C. Precognition and Time-Travel

Precognition and time-travel are, alas, probably a fraudulent act within Nev. Rev. Stat. § 465.070(5), which prohibits, “[placing] or [increasing] a bet after acquiring knowledge of the outcome of the game or other event which is the subject of the bet, including past-posting and pressing bets.”

Now, the real crux of the matter is the meaning of the word “after.”  A precog clearly places a bet “after” acquiring knowledge of the outcome, but the issue is less clear for a time-traveler.

Suppose the time traveler leaves the present (t1) and goes to the future (t2) to learn the outcome of the game, then returns to the past (t0, even earlier than t1) to place the bet.  Has the time-traveler placed the bet “after” acquiring knowledge of the outcome?  Common sense says yes: from the perspective of the time-traveler, the bet was placed after the outcome was known.  The time-traveler could make the argument that, objectively, the bet was placed before the outcome was known, but believe it or not that level of semantic hair-splitting is frowned upon by judges.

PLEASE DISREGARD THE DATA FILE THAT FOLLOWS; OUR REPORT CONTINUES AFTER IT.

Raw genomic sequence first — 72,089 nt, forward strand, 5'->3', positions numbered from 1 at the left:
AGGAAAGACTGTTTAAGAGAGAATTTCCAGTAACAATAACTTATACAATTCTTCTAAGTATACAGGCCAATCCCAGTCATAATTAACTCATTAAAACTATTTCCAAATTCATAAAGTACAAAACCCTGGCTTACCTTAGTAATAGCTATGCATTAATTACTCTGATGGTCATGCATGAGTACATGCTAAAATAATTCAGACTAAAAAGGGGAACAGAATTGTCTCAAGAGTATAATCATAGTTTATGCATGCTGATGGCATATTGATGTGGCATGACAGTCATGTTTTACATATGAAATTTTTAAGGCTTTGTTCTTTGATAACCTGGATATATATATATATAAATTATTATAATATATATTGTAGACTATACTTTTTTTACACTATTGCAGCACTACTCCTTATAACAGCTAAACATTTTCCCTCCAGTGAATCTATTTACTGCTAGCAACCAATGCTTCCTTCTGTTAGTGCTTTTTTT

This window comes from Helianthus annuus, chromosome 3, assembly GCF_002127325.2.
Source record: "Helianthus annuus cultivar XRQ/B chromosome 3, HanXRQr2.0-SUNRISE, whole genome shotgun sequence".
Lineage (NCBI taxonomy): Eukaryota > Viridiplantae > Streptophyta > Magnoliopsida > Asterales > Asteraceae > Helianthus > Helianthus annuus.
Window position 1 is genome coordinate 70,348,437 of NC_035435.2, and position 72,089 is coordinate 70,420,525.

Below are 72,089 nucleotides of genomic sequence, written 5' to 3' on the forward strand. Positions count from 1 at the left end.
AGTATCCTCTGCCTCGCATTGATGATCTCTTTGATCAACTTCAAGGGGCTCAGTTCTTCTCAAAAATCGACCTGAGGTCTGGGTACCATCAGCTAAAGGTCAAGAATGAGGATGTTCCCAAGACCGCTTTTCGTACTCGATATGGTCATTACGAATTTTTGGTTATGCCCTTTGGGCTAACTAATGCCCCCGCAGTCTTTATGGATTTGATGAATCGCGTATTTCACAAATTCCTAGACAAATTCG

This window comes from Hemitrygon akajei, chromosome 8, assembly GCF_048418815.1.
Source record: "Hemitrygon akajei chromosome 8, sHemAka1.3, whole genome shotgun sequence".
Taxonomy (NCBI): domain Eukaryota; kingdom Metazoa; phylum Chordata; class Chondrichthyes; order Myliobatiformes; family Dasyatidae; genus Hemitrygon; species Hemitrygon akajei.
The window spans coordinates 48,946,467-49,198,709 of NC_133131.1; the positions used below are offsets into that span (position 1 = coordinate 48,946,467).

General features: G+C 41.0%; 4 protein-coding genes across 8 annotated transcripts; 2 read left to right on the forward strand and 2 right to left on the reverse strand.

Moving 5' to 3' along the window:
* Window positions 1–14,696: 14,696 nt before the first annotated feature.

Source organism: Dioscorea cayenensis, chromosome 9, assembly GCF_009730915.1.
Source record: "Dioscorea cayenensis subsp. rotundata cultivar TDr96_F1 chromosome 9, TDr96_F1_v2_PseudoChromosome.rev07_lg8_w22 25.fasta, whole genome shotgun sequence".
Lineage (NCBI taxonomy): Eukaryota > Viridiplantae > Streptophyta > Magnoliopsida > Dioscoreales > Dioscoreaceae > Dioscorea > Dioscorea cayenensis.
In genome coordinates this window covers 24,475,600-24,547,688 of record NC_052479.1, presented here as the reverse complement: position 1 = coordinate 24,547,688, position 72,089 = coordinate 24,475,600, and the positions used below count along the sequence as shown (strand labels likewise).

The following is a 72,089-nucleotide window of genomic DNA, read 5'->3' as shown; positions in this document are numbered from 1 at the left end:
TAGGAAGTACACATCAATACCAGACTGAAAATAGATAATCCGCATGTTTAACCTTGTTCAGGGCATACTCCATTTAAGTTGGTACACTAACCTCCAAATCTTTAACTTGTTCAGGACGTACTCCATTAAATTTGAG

Of course, as with Biff Tannen’s scheme in Back to the Future, Part II, proving that someone is cheating by traveling through time is a tough sell unless time-travelers are well-known to exist.

D. Telepathy and X-ray Vision